FOR IMMEDIATE RELEASE
September 22, 2014
Inaccurate information will not be helpful to consumers
Washington, DC— The Financial Services Roundtable (FSR) sent a letter to the Consumer Financial Protection Bureau (CFPB) today urging CFPB Director Richard Cordray to reconsider its proposal to publish consumer complaints narratives.
“Our members are committed to the financial success of our customers and we encourage them to voice their opinions and share their concerns with us, others, and the CFPB,” said Anne Wallace, Senior Director of Consumer Financial Services. “However, viewing often inaccurate information will not advance the shared goal of helping consumers make more informed and better choices.”
A copy of FSR’s letter to the CFPB can be found here: http://bit.ly/Zbw7B6
For more information, contact Alison Hawkins at 202-589-2427 or at Alison.Hawkins@fsroundtable.org
The Financial Services Roundtable represents the largest integrated financial services companies providing banking, insurance, payment and investment products and services to the American consumer. Member companies participate through the Chief Executive Officer and other senior executives nominated by the CEO. FSR member companies provide fuel for America’s economic engine, accounting for $92.7 trillion in managed assets, $1.2 trillion in revenue, and 2.3 million jobs. Learn more at FSRoundtable.org.
The Consumer Financial Protection Bureau was designed to protect American consumers. But the Bureau is about to launch a complaint system that will give consumers misguided and even false information when they’re making decisions about financial services companies.
• Authorities at the Consumer Financial Protection Bureau (CFPB) wants to begin posting anonymous, unverified complaints it collects about financial services companies onto a government website.
• The complaints may not be valid or even true, but they’ll still be publicly showcased, which could give consumers false information.
• Personal information, like account numbers and last names, will be stripped from the complaints, making it impossible for anyone to tell if the complaint is true or accurate.
What’s the problem?
• The complaints will be posted publicly, but the businesses named in the complaint won’t be able to submit an explanation or a status update on the issue, even if the complaint has been fully resolved.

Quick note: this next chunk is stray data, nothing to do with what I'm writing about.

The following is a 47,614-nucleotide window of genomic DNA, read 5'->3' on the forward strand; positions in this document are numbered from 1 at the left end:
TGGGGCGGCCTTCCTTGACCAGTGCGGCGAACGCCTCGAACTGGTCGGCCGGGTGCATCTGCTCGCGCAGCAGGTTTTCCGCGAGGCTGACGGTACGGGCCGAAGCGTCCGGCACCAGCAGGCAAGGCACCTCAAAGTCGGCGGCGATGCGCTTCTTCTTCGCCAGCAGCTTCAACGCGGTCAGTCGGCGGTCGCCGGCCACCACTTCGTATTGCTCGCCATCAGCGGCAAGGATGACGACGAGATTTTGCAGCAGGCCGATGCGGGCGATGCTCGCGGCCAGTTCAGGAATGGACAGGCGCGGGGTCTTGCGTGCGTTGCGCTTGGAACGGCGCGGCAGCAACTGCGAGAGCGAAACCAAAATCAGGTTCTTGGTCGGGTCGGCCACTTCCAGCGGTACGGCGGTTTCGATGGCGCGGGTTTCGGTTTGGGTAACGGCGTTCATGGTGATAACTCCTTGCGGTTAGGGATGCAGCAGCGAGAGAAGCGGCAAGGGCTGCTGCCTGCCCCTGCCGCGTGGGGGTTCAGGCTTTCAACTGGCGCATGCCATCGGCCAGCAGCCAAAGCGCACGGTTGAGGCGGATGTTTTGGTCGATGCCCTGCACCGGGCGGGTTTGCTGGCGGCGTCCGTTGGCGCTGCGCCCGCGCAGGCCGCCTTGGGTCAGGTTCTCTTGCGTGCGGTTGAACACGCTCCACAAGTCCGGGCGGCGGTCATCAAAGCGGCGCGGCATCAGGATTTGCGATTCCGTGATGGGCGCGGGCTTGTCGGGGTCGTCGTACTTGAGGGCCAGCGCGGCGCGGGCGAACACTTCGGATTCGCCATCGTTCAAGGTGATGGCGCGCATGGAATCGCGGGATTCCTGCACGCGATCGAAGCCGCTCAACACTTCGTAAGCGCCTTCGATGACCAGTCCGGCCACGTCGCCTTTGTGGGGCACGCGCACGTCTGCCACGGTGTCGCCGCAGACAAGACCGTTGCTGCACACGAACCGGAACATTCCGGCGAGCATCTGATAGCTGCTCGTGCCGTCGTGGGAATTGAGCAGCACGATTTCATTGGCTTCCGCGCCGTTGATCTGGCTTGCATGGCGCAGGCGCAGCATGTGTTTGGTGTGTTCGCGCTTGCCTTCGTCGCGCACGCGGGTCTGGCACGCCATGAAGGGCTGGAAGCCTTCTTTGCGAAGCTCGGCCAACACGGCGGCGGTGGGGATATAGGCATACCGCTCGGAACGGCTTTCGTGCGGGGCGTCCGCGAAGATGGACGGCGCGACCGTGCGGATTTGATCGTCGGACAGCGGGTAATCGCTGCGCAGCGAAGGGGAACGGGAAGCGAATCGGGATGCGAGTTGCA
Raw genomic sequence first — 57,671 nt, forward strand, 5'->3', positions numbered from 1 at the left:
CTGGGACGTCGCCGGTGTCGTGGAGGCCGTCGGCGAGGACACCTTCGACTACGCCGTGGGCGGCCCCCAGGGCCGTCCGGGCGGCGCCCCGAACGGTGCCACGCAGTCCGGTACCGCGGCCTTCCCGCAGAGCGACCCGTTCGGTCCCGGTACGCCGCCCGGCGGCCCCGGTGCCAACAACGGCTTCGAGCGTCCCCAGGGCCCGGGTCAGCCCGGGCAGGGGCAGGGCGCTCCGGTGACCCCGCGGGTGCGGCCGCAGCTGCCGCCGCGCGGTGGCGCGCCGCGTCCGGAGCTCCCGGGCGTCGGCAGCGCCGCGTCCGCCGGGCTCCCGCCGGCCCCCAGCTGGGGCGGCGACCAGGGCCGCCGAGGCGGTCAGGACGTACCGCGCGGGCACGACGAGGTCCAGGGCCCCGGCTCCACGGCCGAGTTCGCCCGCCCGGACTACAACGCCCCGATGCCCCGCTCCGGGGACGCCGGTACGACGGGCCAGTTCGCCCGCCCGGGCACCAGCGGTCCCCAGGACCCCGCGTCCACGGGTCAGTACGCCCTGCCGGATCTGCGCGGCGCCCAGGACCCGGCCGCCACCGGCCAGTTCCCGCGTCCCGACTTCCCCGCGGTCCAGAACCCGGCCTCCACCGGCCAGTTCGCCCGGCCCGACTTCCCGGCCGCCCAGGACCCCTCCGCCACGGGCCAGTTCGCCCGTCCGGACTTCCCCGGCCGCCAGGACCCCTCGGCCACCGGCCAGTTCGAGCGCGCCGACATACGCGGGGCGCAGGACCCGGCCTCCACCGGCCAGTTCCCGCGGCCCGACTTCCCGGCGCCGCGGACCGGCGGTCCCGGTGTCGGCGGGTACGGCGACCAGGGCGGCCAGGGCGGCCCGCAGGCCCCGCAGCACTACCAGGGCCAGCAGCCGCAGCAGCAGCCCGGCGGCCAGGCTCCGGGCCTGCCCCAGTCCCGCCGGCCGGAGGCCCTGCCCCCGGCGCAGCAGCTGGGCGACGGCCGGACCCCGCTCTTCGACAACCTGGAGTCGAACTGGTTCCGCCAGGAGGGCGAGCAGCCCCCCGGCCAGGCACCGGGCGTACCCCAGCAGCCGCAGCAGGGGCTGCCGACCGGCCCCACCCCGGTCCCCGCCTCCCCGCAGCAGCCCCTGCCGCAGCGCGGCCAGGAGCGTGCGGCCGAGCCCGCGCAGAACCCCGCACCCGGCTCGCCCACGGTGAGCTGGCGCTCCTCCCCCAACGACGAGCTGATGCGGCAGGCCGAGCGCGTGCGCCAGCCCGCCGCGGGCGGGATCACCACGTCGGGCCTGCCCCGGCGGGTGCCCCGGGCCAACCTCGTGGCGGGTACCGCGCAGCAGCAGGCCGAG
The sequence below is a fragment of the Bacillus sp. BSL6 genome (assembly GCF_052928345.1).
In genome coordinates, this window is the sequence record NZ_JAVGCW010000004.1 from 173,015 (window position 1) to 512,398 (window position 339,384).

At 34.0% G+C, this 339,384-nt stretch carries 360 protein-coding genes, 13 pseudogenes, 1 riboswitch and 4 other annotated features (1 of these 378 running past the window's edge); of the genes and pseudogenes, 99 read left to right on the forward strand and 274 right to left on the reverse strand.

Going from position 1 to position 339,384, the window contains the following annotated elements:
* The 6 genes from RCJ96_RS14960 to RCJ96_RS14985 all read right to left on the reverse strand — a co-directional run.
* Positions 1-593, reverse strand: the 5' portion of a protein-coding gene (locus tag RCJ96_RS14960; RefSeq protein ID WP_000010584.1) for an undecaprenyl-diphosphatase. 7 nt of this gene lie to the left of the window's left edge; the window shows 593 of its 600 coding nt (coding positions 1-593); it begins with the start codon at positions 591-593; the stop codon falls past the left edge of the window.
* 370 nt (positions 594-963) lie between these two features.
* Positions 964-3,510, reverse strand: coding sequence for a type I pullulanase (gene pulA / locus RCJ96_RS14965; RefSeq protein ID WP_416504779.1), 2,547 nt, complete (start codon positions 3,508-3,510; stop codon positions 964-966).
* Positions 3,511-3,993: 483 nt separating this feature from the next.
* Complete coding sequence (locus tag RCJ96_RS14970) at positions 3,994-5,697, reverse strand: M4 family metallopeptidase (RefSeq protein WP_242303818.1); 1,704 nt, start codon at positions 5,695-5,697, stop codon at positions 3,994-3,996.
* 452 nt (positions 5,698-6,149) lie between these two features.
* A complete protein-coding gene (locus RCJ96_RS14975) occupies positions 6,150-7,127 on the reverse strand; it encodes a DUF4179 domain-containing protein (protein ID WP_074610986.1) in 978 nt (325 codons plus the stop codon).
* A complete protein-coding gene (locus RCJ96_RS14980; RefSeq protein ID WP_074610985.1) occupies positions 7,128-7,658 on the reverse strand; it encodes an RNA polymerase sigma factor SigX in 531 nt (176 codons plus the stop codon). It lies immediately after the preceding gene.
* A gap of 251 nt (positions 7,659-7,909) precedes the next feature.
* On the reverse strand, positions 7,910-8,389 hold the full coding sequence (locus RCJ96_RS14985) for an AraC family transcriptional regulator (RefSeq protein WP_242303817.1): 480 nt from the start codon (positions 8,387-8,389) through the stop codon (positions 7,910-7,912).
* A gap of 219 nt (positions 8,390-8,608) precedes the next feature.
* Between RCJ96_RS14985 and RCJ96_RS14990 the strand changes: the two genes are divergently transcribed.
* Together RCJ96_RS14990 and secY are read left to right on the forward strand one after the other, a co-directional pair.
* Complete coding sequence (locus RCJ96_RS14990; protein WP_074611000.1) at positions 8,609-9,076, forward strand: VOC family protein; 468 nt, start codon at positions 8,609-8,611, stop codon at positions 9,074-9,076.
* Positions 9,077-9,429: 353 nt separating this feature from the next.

• This will only give consumers half of the facts, painting an inaccurate or false version of the story. That could leave them unable to make accurate decisions about financial services businesses.
Where is the impact?
• Bureaucrats will post the complaints on a government website. This will give consumers the impression that the complaints are endorsed by the federal government.
• It will also suggest that the financial institutions named in the complaints haven’t moved to resolve the problem, as only one side of the story – the complaint – will be available.
• The financial services industry currently employs nearly 6 million Americans, more than the populations of Los Angeles and Houston combined.
• The financial markets play a significant role in keeping the American economy running, making up 7.9 percent of the U.S. GDP in 2012 – or about $1.4 trillion.
When will it happen?
• The CFPB has fast tracked the start date of this project to September 22, leaving businesses, experts and the American public no substantial time to weigh in on this important, critical issue.
• Many of the key details and questions about how the system will work still haven’t been answered.
• Government agencies are typically required to allot several months to collect and consider opinions from hundreds, if not thousands of sources before finalizing a regulatory decision.
• The CFPB appears to be bystepping the system of checks and balances that helps keep government bodies accountable.
Why is this happening?
• The CFPB was created to advocate on behalf of consumers, but this complaint collection plan does just the opposite.
• Rather than making the financial services industry easier for consumers to navigate and understand, consumers will be given only one side of the story.
• These rumors could cause consumers to seek third party, less regulated financial services options that are outside the safety net of the government regulated industry.
What’s wrong with collecting complaints?
• The CFPB’s 2013 annual report shows that its current complaint collection system is nowhere near foolproof.
• Nearly 70% of all complaints filed in 2013 were closed with a simple explanation.
The big question:
• If the CFPB’s mission is to help consumers, why aren’t they working to give them all of the facts? And more importantly, why would they actively hide half of the story?
The financial services industry remains committed to a strong, secure financial system and to working with the federal government and lawmakers to ensure America’s economy is secure. However, the CFPB’s proposal is bad news for the consumers they purport to help.
We urge Director Richard Cordray to reconsider this proposal.